We cross the creek and emerge from the woods near the Santa Rita Lodge and Cabins. Here the owner's have set up bird feeders and birders are welcome to sit and watch the birds as long as they don't disturb the birds or the guests. Hanging from a thistle seed sock I spot my first Pine Siskins of the year. Last year they came to my backyard feeders, but they have not put in an appearance so far this year. Beneath the platform feeders the sparrows and junco hide in the shadows and gobble up seed spilled by greedy Mexican jays. Once in awhile they hop out into the sunlight and I see that there are at least three varieties of Dark-eyed Juncos here.

This little pink-sided juno is distinguished by its black lores, gray-blue head, pink sides, and dull brown back.

This Oregon Junco sports the typical black hood, brown back and sides. Note the pink beak and dark eyes.

The gray-headed junco also has dark eyes and a pink beak, but it has a red mantle on its back. The similarly colored Red-backed variety has a bi-colored bill that is dark gray or black on top. All of these used to be considered separate species but were lumped together with the slate-colored junco into one group renamed "Dark-eyed Junco". The slate-colored variety is the one most often seen in the east and there is also a white-winged variety seen in the midwest. The Yellow-eyed Junco is considered a separate species and is only found in the mountains of Southeast Arizona. According to Sibley's guide this bird is slightly larger and walks instead of hops. I have yet to see one myself and there are none here today.

The warm January sun is beating down on us and our stomachs are starting to growl. We walk back to the picnic area to eat our lunches which is a combined effort on our parts. Dick and Kathy graciously bought sandwiches and cookies for all of us. I brought along some chips, fruit and extra water. We sit in the shade of the towering trees and I am amazed at how comfortable we all are with each other. We chat pleasantly or are silent, with no one feeling awkward. Kathy so wants to get a good photo of a bridled titmouse and she tries to lure one in, but she is stalking an Acorn woodpecker when this little one lands nearby on the ground.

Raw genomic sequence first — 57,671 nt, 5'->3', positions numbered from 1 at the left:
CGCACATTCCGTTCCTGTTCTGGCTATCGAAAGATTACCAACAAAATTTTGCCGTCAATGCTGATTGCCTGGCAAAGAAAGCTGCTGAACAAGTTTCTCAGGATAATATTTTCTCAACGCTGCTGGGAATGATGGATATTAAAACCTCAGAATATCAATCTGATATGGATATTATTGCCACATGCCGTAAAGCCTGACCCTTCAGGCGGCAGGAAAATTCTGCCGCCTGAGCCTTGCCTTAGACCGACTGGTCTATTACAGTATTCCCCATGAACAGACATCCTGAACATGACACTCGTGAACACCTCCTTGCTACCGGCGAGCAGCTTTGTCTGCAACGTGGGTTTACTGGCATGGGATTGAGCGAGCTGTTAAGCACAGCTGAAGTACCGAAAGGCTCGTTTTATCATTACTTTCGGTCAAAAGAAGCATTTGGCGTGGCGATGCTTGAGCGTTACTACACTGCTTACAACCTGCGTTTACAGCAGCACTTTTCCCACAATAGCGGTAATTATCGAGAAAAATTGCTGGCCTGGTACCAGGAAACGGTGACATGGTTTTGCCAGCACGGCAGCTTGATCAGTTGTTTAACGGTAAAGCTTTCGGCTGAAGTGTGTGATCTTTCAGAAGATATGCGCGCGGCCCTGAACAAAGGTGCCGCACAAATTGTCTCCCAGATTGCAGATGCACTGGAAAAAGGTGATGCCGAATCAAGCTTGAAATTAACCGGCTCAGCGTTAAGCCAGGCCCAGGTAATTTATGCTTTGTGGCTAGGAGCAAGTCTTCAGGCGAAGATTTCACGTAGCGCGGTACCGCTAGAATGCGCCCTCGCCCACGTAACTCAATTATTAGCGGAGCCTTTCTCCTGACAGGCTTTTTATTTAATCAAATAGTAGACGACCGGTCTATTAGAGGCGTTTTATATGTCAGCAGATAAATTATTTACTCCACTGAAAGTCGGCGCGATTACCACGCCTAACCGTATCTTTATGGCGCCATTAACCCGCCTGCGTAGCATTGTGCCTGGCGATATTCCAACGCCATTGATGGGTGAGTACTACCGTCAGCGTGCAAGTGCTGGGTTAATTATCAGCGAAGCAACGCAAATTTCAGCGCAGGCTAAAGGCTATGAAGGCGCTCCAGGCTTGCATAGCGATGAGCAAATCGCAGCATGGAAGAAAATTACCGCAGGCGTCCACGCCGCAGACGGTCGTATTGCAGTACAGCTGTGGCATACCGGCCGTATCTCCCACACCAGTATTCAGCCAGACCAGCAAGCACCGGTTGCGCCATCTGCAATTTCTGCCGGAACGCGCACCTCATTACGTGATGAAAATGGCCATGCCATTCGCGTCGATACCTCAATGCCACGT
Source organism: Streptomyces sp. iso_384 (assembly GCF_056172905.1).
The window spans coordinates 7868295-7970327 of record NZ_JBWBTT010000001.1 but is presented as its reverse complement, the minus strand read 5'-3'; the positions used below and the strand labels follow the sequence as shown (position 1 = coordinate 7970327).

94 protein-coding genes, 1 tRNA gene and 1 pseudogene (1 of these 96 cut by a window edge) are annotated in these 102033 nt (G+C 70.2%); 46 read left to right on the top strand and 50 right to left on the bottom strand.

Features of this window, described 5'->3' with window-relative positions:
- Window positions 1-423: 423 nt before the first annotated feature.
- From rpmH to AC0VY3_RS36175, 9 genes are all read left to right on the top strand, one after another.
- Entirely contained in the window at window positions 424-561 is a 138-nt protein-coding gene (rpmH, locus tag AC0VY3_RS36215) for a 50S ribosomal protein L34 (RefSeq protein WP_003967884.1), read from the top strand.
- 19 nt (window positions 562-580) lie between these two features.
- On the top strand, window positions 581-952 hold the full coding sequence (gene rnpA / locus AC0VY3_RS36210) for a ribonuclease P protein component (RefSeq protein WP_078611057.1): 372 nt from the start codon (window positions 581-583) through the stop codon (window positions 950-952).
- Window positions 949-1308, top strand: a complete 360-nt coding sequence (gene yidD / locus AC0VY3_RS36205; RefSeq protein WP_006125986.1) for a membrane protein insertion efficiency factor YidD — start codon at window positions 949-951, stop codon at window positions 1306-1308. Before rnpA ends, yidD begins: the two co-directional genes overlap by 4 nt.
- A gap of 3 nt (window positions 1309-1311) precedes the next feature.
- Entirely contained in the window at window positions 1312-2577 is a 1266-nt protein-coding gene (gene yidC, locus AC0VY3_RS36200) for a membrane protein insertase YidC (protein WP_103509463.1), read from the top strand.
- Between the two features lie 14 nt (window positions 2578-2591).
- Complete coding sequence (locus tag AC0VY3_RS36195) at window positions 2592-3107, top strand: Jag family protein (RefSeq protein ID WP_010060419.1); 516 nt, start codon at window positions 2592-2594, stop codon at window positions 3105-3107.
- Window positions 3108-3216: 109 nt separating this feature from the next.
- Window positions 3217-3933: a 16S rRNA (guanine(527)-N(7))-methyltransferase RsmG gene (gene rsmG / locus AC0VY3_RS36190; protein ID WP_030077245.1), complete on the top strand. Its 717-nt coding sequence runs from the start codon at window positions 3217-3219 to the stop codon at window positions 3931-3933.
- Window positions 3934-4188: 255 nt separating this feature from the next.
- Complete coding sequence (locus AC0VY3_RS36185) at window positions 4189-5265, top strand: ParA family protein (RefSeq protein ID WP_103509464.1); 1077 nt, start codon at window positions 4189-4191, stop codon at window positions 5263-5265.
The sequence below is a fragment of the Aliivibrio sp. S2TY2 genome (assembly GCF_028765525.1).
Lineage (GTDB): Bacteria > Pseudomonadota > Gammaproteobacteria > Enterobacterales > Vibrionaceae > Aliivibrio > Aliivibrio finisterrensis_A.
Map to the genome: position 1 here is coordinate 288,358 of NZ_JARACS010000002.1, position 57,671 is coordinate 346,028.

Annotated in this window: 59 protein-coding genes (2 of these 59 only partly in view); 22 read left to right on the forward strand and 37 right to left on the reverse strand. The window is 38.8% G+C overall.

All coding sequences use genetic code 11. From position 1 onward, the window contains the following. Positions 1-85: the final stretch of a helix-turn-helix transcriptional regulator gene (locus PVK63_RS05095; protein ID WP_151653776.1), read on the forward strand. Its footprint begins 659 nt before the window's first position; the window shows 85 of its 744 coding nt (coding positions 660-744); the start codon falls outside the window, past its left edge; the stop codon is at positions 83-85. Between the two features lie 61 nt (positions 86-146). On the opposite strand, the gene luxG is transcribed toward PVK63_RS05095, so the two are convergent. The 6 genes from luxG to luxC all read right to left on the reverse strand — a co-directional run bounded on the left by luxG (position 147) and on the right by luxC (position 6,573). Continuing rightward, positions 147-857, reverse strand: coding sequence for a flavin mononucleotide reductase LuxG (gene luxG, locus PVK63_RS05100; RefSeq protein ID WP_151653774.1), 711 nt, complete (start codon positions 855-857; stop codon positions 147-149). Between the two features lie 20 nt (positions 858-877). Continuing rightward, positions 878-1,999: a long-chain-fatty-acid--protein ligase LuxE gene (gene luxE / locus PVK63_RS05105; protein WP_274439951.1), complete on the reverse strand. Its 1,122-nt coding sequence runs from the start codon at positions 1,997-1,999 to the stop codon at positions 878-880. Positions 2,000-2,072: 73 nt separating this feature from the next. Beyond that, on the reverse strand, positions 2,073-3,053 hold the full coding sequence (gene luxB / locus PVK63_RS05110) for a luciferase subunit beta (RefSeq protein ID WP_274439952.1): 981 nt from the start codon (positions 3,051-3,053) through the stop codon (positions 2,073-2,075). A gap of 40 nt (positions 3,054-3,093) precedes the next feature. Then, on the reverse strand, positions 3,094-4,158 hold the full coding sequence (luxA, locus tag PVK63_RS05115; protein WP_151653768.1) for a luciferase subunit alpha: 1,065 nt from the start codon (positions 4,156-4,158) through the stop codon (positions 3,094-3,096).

Then, to our utter delight a Hermit Thrush pops by. How amusing it is to me to find other people who eat lunch with their binoculars and cameras at the ready! When a bird comes by we all jump up and focus in for a better look, then sit back down to munch away as if nothing unusual has happened. This is normal behavior for birders.

And suddenly the trees are full of Acorn woodpeckers with clownish faces watching us with wary white eyes.

With lunch finished we drive up to the top of Madera Canyon. I tell Kathy and Dick they at least have to see the view from the top, but once there we decide to get out and hike a short distance up the trail. I have never birded the upper canyon as I rarely have anyone to go with me. We decide to try the Carrie Nation Trail and stroll along at a comfortable pace.